Sunday, February 27, 2011

Banshee Moms

I was just about to ease myself into a hot bath when Nan called last night.

“Got a minute?” She asked. Yes. I always have a minute for Nan. Except that it’s never just a minute.

“I have to warn you. The battery on my phone is about to wear out.”

“This will only take a minute,” she assures me. (I am skeptical.)

“What’s up?”

“I have a question. If you were about to go somewhere, do you think Sophia would know not to jump in a muddle puddle and get herself wet and dirty?”

I think about it for a second. I know I tend to be a bit generous in terms of that I think Sophia is and isn’t capable of understanding. “No,” I answer. “She still isn’t really able to conceptualize a future that is more fun than the present. A mud puddle in the here and now would definitely trump whatever is coming next.”

Nan sighed. “I thought so.” And I realized my response, though validating her own suspicions, gave her reason to beat herself up a little.

She pained a complete picture of that afternoon: She and her three children were getting ready to go to Chuck E. Cheese. While Nan was dealing with Mitchell, who was jumping in the aforementioned mud puddle, Reid had surreptitiously opened a jar of Play-Doh for Rachel, who proceeded to eat the contents. Nan announced that there would be no Chuck E. Cheese and that everyone was going back in the house.

After they did, Nan quizzed them: “Do you know why we went back in the house?”

Reid answered, “Because Mitchell jumped in a mud puddle, and Rachel ate Play-Doh.”

Though the facts were right, the spirit of its wrongness was absent from his response. Nancy went into the living room and screamed like a banshee.

“Have you ever done this?” she asked me

“You mean screamed?”

“Yes. At the top of your lungs.”

Uh, yeah. Like a couple days ago.

Sophie and I were, coincidentally, in the bath. The bath. The bane of my existence. I knew, before Sophia was even born, that I would hate giving baths. I don’t like to bathe myself. It’s so banal—the routine of it. Every day the same damn thing. And to have to do it twice a day is absolute torture. Just one of the myriad of reasons I should only have one child.

It may be that on an unconscious level Sophie is aware of my anti-bath attitude.

Or, it may be that she has sensory issues—a hypersensitivity to touch. When I wash her, no matter how gently, she screams, “You’re hurting me! You’re hurting me!” And the other day, when I tried to clean out her ears, she actually bit me. Hard. I’ve tried to be gentle, dabbing at her with the softest of washcloths, but she acts as though I am scrubbing her with lye soap and Brillo pads. As she grows older, stronger, and smarter, the battles have become fiercer. She thrashes around, soaking me, kicking me, all the while screaming she’s in pain.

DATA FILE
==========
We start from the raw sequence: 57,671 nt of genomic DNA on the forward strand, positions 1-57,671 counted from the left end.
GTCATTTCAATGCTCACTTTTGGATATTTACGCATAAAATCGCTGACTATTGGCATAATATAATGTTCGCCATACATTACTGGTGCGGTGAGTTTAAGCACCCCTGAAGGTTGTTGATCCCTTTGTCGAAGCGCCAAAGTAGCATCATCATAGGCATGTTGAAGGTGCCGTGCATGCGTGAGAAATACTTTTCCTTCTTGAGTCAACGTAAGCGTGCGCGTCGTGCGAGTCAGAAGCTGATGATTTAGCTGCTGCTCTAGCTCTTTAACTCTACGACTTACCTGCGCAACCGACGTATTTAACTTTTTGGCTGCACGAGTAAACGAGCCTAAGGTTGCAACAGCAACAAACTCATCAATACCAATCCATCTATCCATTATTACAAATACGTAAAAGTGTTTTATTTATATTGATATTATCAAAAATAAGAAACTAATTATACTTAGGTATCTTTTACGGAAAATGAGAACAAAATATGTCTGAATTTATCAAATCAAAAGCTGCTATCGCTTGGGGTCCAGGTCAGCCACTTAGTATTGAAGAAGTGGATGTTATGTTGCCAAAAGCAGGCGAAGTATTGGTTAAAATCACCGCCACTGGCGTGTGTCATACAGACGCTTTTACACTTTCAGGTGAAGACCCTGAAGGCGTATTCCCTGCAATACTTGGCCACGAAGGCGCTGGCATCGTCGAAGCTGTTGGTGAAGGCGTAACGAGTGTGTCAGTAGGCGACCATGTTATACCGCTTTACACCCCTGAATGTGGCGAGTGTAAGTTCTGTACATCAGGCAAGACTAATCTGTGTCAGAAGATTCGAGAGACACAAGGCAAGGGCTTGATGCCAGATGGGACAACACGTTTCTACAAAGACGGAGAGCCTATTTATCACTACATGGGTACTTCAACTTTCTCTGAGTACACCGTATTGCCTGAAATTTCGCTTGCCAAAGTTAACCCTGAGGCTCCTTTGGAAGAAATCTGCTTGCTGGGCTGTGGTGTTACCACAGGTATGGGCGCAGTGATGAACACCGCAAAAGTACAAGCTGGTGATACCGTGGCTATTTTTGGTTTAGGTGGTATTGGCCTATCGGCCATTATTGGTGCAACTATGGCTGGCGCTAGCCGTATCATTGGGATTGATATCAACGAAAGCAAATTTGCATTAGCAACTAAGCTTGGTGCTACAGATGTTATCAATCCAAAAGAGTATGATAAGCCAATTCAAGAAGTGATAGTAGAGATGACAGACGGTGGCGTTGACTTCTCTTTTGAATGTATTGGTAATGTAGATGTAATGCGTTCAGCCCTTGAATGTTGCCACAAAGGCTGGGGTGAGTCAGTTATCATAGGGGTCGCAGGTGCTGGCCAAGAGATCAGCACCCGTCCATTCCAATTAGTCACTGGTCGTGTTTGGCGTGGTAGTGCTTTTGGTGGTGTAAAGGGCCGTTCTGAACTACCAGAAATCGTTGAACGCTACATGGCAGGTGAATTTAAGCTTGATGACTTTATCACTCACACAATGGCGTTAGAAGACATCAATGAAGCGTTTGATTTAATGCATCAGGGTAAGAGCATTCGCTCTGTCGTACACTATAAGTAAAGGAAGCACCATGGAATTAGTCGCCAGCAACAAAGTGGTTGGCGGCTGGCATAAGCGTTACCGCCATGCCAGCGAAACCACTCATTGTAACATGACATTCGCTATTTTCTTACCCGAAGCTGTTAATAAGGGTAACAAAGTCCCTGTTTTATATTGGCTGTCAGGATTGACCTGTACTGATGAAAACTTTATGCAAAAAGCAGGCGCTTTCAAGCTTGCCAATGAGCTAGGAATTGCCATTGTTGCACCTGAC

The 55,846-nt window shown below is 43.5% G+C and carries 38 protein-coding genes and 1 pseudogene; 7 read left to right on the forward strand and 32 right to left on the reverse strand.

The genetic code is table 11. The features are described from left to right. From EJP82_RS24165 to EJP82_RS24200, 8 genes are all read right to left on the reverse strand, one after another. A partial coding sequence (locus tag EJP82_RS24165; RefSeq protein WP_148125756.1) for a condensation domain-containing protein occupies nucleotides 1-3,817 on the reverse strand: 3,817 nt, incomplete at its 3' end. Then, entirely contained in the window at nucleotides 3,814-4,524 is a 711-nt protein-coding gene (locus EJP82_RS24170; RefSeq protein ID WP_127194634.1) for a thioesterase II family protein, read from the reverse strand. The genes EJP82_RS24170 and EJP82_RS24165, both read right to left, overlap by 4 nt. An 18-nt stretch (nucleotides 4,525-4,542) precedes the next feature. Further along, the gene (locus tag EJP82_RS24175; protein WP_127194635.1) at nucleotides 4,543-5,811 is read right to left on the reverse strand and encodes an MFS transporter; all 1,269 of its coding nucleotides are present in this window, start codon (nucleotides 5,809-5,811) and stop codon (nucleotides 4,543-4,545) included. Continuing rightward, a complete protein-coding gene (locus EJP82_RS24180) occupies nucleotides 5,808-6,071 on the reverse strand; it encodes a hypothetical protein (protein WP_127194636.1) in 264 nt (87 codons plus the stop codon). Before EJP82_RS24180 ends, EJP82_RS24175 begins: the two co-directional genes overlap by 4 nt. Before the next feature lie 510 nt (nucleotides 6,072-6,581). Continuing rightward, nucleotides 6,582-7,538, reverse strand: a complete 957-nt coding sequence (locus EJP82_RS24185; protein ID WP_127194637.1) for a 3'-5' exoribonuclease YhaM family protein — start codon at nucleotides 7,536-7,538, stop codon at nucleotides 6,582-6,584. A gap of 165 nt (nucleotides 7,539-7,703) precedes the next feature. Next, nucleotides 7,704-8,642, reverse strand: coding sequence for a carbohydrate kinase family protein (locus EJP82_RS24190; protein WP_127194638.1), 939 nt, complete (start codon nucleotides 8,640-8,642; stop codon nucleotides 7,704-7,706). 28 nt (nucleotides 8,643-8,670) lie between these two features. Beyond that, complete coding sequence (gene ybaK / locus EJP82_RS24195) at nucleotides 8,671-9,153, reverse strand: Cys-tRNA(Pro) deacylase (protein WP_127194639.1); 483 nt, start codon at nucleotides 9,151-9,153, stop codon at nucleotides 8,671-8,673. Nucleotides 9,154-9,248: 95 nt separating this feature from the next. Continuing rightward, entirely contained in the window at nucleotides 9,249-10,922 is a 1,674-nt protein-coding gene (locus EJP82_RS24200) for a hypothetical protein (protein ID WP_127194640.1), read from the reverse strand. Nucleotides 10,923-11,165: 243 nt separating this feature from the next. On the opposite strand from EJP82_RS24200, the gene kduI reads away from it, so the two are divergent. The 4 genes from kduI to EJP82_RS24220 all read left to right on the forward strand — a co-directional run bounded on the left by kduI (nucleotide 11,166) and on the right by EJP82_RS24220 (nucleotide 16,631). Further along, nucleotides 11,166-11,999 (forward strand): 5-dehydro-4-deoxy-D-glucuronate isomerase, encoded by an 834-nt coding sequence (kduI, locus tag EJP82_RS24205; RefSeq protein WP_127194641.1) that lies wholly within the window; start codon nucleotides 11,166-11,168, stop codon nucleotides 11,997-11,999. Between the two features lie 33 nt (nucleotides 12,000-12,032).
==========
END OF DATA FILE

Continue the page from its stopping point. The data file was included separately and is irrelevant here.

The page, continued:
But, the other day, I finally lost it. Partly out of extreme frustration, partly out a desire to shock her out of her hysteria, I screamed. I screamed until my throat hurt. It was a primal cry from the very base of my soul that reverberated all the way down my street.

And do you know what she did? She looked at me and smiled.

I will never be entirely sure of what that smile meant. At the time, it felt sadistic. A smile of satisfaction that she had truly rattled me. I pushed through the bath, angry with her and myself for losing control.

Nan offered another explanation—perhaps Sophie didn’t know what to make of the scream. Maybe she was amused by it, i.e. “What is my crazy mother doing NOW?”

All I know is that screaming did not accomplish my goal.

After that bath, I decided it was time to come up with a proactive approach for addressing her bath battle behavior. I now write a checklist of all her body parts on the wall with a pink bath crayon. As I wash each part in a predictable, routine fashion, Sophia checks it off the list. The point of this is that 1) she sees bathing has a concrete end (which we approach with each completed item) and 2) I have given her some control over the process. It was working fairly well, but I still encountered a good deal of resistance around hair and face washing. So I coupled my list with the art of distraction.

When Sophia was a little baby, I sang “Rise and Shine” to her as I sponged her fragile parts on our kitchen counter. I told her this the other day as we worked our way through the checklist. “Sing it to me, Mommy,” she asked. I began to sing, and Sophia was captivated, letting me work under her arms, between her toes, behind her ears, joining me in the chorus, “Rise and shine and give god your glory, glory. Rise and shine and give god your glory, glory. Rise. And. Shine. And. Give got your glory, glory, children of the lord.”

Later, when she requested the song at lunch, I told her, no. “That’s our special bath song. You’ll get to hear it the next time you take a bath.” She smiled at the possibility.

I pocketed the song as a “task-specific reinforcer”—something she will only get to hear when she takes a bath, made more powerful by its lack of availability.

Nan told me that after she calmed down, she took the kids outside to jump in mud puddles. After all, it was the path of least resistance.

And the futile scream was replaced with laughter.

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